Thursday, 8 January 2015


"The only way to keep your health is to eat what you don't want, drink what you don't like". Mark Twain.

And now I've been asked to make a choice. I don't do choices very well. Mainly because I don't remember my choice for more than a few moments after I've made it. Only this option will have to be remembered for well over a month. We all know the scenario. "Would Sir like the over-amped description of, what essentially boils down to beef or the humanely sourced, fully tracable,...tender a drizzle of....tastes like chicken?". Half an hour later the waiter returns to stand at the end of the table with a selection of plates and you can't remember if you're a vegetarian. When what I really want to hear is "would Sir like to be fed?" There's plenty research papers that demonstrate that a customer presented with twenty-four varieties of jam will take three times as long to make a selection than one with a choice of only five. Such is my predicament. Asian Restaurant Syndrome: Too Much Choice. Need some brain training. Need to create an aide memoir.

Outside the roadside comedor is a chalked-up board offering a set menu for a given price. My type of place. Home cooked from fresh foods. Simplicity. Only this is Chile. Upselling is the norm. You never seem to pay what you expect. We ask for the 'menu del dia', and are told there is a choice of 'mains'. Fine, I'll have the chicken. It's good, those salt-infused chips are great. Now, I expect to pay extra to include the bottle of juice, but still the bill is near treble the advertised offer that's on the outside board. Of course, the hen wasn't part of the deal, just a sleight of hand, a piece of mild duplicity. Did I mention that 'menu' refers to a plate of food, not a piece of paper with prices quoted on it? There rarely is a list and if it's there, then it's likely you're in a touristic establishment. Try again around the corner and up that slightly dodgy vennel. I think of it as 'tourist tax'. Fine for a short while, generally associated with 'gringo trail', and as we are not entirely beholden to guidebook destinations and bus routes, can escape back to local pricing. Back to the 'cazuelo ', the 'all in one plate meal' of boiled beef, pasta, potato, corn, with its mandatory single bean, all in a tasty bree. Generally with a side of two-day-old desiccating bread rolls. Excellent cycling tucker. And when the stop comes at the top of a twenty kilometre descent, there's ample time for digestion before the road inevitably climbs back up again. I like these unpretentious places. They offer a dark, cool respite from the bright glare of an outside for an hour. The soda pop will have come from a fridge, the price will accord to a Scot's pocket. They're easily identified; the vast area of baked sand populated by a selection of international articulated lorries and red mine pick-ups is the best indicator. Probably the sole indicator, for there is rarely a name to indicate a shack's intended purpose.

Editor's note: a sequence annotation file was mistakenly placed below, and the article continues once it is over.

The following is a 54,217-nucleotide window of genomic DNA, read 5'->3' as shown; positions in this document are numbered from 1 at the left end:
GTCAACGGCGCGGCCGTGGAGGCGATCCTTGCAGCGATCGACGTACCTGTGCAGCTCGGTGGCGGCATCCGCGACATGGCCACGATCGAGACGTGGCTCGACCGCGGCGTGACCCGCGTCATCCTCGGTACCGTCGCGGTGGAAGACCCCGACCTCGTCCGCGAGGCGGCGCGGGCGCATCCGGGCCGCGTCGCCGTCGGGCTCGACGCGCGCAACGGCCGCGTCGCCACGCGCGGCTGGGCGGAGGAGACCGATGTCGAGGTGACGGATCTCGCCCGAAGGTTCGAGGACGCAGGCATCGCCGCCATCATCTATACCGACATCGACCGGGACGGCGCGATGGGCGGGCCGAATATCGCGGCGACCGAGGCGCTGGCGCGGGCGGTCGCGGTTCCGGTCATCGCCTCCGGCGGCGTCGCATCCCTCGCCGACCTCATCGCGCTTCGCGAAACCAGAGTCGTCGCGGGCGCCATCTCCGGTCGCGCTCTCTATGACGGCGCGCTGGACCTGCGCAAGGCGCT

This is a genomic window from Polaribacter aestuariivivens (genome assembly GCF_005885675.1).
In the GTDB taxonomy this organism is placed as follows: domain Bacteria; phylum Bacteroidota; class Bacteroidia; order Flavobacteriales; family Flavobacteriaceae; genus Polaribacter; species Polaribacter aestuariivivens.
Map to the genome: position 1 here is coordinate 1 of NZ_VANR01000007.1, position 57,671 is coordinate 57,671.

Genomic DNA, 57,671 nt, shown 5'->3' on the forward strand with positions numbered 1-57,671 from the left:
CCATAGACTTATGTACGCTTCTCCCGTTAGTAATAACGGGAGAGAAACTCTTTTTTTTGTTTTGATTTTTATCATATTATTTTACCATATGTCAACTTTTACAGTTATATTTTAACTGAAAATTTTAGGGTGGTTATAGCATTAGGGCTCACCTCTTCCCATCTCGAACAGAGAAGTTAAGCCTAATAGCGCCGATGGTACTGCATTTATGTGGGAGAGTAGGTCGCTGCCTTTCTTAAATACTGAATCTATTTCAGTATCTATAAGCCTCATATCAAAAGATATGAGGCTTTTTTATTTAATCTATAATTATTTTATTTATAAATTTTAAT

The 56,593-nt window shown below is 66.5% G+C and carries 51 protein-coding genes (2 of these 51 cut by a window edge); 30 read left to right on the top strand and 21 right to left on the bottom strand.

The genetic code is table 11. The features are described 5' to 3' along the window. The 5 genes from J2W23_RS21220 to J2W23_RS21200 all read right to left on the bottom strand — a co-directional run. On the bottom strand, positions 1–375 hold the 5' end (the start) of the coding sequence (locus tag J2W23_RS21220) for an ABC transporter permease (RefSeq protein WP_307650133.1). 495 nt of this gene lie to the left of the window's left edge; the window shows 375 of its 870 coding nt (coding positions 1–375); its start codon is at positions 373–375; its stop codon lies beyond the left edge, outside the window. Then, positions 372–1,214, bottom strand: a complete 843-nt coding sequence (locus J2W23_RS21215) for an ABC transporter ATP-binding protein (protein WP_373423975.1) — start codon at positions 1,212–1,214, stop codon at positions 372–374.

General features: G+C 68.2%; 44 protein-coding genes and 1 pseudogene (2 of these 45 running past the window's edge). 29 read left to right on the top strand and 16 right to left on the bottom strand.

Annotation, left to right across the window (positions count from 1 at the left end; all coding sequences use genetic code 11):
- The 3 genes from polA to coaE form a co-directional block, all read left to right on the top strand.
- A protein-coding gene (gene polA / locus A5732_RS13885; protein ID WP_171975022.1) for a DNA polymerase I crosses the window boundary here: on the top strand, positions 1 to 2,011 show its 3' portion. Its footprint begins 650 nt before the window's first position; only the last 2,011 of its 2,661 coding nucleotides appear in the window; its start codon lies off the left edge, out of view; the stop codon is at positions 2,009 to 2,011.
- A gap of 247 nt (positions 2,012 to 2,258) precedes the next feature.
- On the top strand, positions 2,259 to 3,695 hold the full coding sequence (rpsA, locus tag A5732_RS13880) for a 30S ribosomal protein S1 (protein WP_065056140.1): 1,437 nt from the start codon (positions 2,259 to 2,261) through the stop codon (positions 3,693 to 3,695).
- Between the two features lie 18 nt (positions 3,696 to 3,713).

We're in Arica, the frontier town that lies less than an hour's ride from the Peruvian border. Slumming it in one of the best hostels in South America, or at least one of the best for breakfasts. Which is my standard measuring stick. Procrastinating. Comfortable places keep leaping out and grabbing our attention. That, and we seem to have acquired a two litre carton of Merlot, that can't be drunk in one night. Anyway, there's another New Year coming. Vegetating in a place that comes with that diminishing product....good quality connectivity. To catch up on all the blogging mail, the bills to pay, the purchase of airline tickets and of vital importance; my choice of main course for my nephew and intended's wedding. Fiorella is Peruena and the meal will be Peruvian in character. Only the ingredients will, due to the venue, be Floridian, USA. So no chi harrowed de alpaca, bifi de llama or deep fried guinea pig.

North American chooks are a breed apart. A seven week growing period to produce a carcass with 50% breast meat. The norm is around 17%. In the past, I've sat down to a plate of Tyson's breeding programme, served up with 'grits' and a milk sauce. White, white and white. Less than inspiring. Anyway, our next move is north to Peru, where if I'm not in the local 'Chifa', ordering their 'Aeropuerto', their special fried rice, it will be the 'Broaster' for the best of meal deals: roast chicken and chips. So it won't be the Chicken.

'Mariscos', shellfish. I so wish I could start to like the crustaceans. But they come from a world that never impinged in childhood. The closest was on a hook, bait for deep line fishing in Brodick Bay. For the Navigator, they were once described as tasting of seaside. She was raised on Tyneside in the late 50s. Best not to say what that seaside tasted like. So it won't be the Fish.

Which leaves the third option. Cow. Three months in South American countries, three months worth of sampling slo-gro grass fed beef. It will be interesting to see if there really is the difference between that and the cereal feed-lot product.

Three paragraphs. A long handed way of creating an 'aide memoir'. However I do note that there are no options for dessert. Simple explanation....there is only one Peruvian pudd......'FLAN'.